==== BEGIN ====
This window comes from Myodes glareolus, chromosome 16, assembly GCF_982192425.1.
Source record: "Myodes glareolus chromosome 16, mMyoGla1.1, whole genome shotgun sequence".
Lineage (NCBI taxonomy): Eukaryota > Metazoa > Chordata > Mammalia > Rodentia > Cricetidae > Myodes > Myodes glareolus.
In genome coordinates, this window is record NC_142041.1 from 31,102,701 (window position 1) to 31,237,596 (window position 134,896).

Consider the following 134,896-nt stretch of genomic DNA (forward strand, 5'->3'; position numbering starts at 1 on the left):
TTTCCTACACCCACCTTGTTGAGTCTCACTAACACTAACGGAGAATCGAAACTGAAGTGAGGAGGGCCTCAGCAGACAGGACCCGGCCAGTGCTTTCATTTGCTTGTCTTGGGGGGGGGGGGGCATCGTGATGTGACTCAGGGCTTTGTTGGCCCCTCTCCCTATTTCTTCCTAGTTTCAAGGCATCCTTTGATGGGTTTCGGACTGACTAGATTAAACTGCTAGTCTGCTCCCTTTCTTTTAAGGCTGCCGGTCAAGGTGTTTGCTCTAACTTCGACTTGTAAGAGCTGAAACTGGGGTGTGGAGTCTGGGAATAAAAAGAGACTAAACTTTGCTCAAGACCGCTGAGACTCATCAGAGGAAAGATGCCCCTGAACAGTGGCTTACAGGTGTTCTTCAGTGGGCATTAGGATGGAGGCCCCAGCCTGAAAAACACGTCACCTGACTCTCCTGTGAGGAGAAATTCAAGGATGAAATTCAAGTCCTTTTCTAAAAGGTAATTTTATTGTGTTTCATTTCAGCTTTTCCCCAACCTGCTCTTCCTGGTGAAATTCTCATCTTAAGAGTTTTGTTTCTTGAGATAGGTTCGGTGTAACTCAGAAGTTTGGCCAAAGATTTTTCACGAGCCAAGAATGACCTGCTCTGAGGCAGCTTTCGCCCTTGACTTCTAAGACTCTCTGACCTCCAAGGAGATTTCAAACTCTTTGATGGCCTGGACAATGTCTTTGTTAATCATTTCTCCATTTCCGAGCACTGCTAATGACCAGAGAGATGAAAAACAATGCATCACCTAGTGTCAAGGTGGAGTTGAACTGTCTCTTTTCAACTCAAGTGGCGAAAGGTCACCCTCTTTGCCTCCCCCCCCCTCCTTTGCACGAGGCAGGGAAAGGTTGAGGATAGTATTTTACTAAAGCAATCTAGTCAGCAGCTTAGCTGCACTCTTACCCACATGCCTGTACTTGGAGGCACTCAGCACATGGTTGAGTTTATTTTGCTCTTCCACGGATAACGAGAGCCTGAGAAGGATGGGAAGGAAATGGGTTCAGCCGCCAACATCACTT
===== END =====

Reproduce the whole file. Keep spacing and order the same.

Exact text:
This window comes from Myodes glareolus, chromosome 16, assembly GCF_982192425.1.
Source record: "Myodes glareolus chromosome 16, mMyoGla1.1, whole genome shotgun sequence".
Lineage (NCBI taxonomy): Eukaryota > Metazoa > Chordata > Mammalia > Rodentia > Cricetidae > Myodes > Myodes glareolus.
In genome coordinates, this window is record NC_142041.1 from 31,102,701 (window position 1) to 31,237,596 (window position 134,896).

Consider the following 134,896-nt stretch of genomic DNA (forward strand, 5'->3'; position numbering starts at 1 on the left):
TTTCCTACACCCACCTTGTTGAGTCTCACTAACACTAACGGAGAATCGAAACTGAAGTGAGGAGGGCCTCAGCAGACAGGACCCGGCCAGTGCTTTCATTTGCTTGTCTTGGGGGGGGGGGGGCATCGTGATGTGACTCAGGGCTTTGTTGGCCCCTCTCCCTATTTCTTCCTAGTTTCAAGGCATCCTTTGATGGGTTTCGGACTGACTAGATTAAACTGCTAGTCTGCTCCCTTTCTTTTAAGGCTGCCGGTCAAGGTGTTTGCTCTAACTTCGACTTGTAAGAGCTGAAACTGGGGTGTGGAGTCTGGGAATAAAAAGAGACTAAACTTTGCTCAAGACCGCTGAGACTCATCAGAGGAAAGATGCCCCTGAACAGTGGCTTACAGGTGTTCTTCAGTGGGCATTAGGATGGAGGCCCCAGCCTGAAAAACACGTCACCTGACTCTCCTGTGAGGAGAAATTCAAGGATGAAATTCAAGTCCTTTTCTAAAAGGTAATTTTATTGTGTTTCATTTCAGCTTTTCCCCAACCTGCTCTTCCTGGTGAAATTCTCATCTTAAGAGTTTTGTTTCTTGAGATAGGTTCGGTGTAACTCAGAAGTTTGGCCAAAGATTTTTCACGAGCCAAGAATGACCTGCTCTGAGGCAGCTTTCGCCCTTGACTTCTAAGACTCTCTGACCTCCAAGGAGATTTCAAACTCTTTGATGGCCTGGACAATGTCTTTGTTAATCATTTCTCCATTTCCGAGCACTGCTAATGACCAGAGAGATGAAAAACAATGCATCACCTAGTGTCAAGGTGGAGTTGAACTGTCTCTTTTCAACTCAAGTGGCGAAAGGTCACCCTCTTTGCCTCCCCCCCCCTCCTTTGCACGAGGCAGGGAAAGGTTGAGGATAGTATTTTACTAAAGCAATCTAGTCAGCAGCTTAGCTGCACTCTTACCCACATGCCTGTACTTGGAGGCACTCAGCACATGGTTGAGTTTATTTTGCTCTTCCACGGATAACGAGAGCCTGAGAAGGATGGGAAGGAAATGGGTTCAGCCGCCAACATCACTT